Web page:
There are so many reasons to love Darkthrone, but the one that always pumps me up about a new album is that they seriously play by their own rules. They don’t care if you want to hear classic black metal, d-beat punk thrash-up’s, or funk speed metal played on a kazoo – they will write and record what they feel like playing at the time, regardless of trends or what internet warriors demand from them. This is the same band that debuted with a classic Swedish death metal album (1991’s Soulside Journey) and then decided to slap on corpse paint, kick the production values down to early Bathory levels, go against their record label’s wishes and record essentially the first proper second-wave black metal album (A Blaze In The Northern Sky in 1992), which still holds up today.
They haven’t played a live show since 1991 because Gylve “Fenriz” Nagell (drums, lyrics, metal archiver, post office employee, and lover of cats) doesn’t believe that records can be reproduced with quality in a live setting. In 2006, they released The Cult Is Alive, which caused major upset in the metal community with its crust punk, stripped-down direction (one that they would continue to investigate over the next few years). For black metal originators, both Fenriz and vocalist Ted “Nocturno Culto” Skjellum (vocals and all-round cool guy) also have a great sense of humour, not what the grim and frostbitten hordes expect of their heroes. Hell, they didn’t even send out promos or stream links for this new album to be reviewed, streaming first available on the 31st of May when the album dropped. In short – Darkthrone don’t give a damn about the outside world or conforming to what people expect, and that’s all good with me.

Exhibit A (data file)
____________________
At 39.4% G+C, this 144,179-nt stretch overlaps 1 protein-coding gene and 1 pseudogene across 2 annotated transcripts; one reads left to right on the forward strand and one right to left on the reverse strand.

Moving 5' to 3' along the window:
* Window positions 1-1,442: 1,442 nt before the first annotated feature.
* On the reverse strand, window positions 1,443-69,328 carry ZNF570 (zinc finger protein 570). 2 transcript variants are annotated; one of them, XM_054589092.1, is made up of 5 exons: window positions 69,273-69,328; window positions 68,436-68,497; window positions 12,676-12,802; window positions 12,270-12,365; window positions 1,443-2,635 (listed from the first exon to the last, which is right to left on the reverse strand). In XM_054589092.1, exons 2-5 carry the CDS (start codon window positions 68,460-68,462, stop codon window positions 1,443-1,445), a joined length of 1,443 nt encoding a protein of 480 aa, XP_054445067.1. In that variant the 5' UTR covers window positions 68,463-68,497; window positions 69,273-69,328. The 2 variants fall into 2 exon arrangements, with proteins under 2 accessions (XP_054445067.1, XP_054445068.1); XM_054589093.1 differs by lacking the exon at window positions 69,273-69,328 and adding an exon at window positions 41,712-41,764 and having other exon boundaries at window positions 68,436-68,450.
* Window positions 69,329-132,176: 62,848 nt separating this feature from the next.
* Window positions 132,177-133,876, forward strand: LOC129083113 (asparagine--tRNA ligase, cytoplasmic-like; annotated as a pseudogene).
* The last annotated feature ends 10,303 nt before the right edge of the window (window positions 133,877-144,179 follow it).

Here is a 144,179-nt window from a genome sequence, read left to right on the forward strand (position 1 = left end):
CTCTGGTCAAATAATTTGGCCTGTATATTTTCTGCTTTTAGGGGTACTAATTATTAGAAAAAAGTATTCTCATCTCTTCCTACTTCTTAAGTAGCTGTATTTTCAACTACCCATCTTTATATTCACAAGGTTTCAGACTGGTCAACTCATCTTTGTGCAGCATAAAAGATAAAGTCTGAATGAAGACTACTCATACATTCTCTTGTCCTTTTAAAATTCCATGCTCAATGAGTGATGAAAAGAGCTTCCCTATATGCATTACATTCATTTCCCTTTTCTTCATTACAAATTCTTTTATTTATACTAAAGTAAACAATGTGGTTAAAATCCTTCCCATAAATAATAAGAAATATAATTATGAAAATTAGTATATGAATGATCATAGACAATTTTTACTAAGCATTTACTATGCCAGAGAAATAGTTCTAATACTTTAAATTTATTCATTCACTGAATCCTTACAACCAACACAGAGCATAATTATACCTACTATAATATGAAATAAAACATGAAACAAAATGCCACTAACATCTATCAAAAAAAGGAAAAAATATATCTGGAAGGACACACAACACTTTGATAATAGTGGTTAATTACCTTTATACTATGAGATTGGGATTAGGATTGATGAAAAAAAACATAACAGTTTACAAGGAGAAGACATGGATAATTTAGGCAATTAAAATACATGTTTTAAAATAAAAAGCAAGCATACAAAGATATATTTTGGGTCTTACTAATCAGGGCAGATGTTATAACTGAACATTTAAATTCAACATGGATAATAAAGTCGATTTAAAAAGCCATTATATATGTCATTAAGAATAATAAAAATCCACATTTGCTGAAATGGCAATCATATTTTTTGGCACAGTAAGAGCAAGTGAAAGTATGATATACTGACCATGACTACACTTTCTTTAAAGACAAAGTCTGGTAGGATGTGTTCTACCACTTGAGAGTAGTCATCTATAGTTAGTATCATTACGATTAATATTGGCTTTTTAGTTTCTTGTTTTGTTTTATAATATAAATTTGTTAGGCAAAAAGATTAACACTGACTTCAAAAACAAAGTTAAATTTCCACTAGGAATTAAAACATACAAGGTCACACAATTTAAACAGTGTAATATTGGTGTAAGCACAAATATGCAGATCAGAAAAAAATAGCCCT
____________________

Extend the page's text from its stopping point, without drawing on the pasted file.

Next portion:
Bang your head thoroughly to the official video for “The Hardship Of The Scots” here:
Old Star (stream or purchase here) is the band’s 17th studio album (18th if you include 1996’s Goatlord, which was a fleshed-out demo from 1991), and once again they have changed up the game. Whilst not straying monumentally from their core sound (there’s always a black / speed metal vibe in there somewhere), they’ve aimed for their version of an ‘80s metal album that leans heavily on the usual Morbid Tales-era Celtic Frost backbone with more than a fair whack of Mercyful Fate and early Candlemass. The production is clean and particularly ‘80s with more than a few nods to the NWOBHM, the riffs (which are totally boss) are memorable and gritty, Ted’s vocals (whilst a little further back in the mix than usual) are gruff and punchy, the drums have a great stadium sound, and the songs are meaty and flow without a hiccup.
With only six songs in 38 minutes, the average length of six minutes per track means that we get time to really focus on each of them – there’s fist-pumping speed metal (“I Muffle Your Inner Choir,” “The Hardship Of The Scots”), cavernous doom metal (“Alp Man,” “The Key Is Inside The Wall”), and arse-kicking black metal, Darkthrone-style (“Old Star,” “Duke Of Gloat”), but they all weave in and out of the band’s numerous inspirations in various ways. The longer songs tend to go on a bit longer than necessary, but overall there is a warm balance of riffs, leads, choruses, and headbanging fury. There is a general vibe that the album is a sequel of sorts to 2013’s The Underground Resistance, which also moved in a similar direction, but Old Star is definitely the stronger of the two – if this was your first listen to Darkthrone, you would swear that they had always sounded this way, so comfortable are they with the heady stew bubbling away here.
Here’s the infernal video for “Duke Of Gloat”:
In the year 2019, this is the Darkthrone album that I both need and want, with all the requisite bells and whistles that only Gylve and Ted can think up. It’s fast when it needs to be, slow and dirgy when it can be, heavier than Marty McFly’s opinions, and utterly infectious the whole bloody way through. If you’re searching for a metal album this year that marches to its own d-beat and kicks ass on every level, look no further than Old Star – it’s Darkthrone, baby, and that’s all you really need to know.
Old Star Track Listing:
01. I Muffle Your Inner Choir
02. The Hardship Of The Scots
03. Old Star
04. Alp Man
05. Duke Of Gloat
06. The Key Is Inside The Wall
Run Time: 38.10
Release Date: May 31, 2019
Record Label: Peaceville Records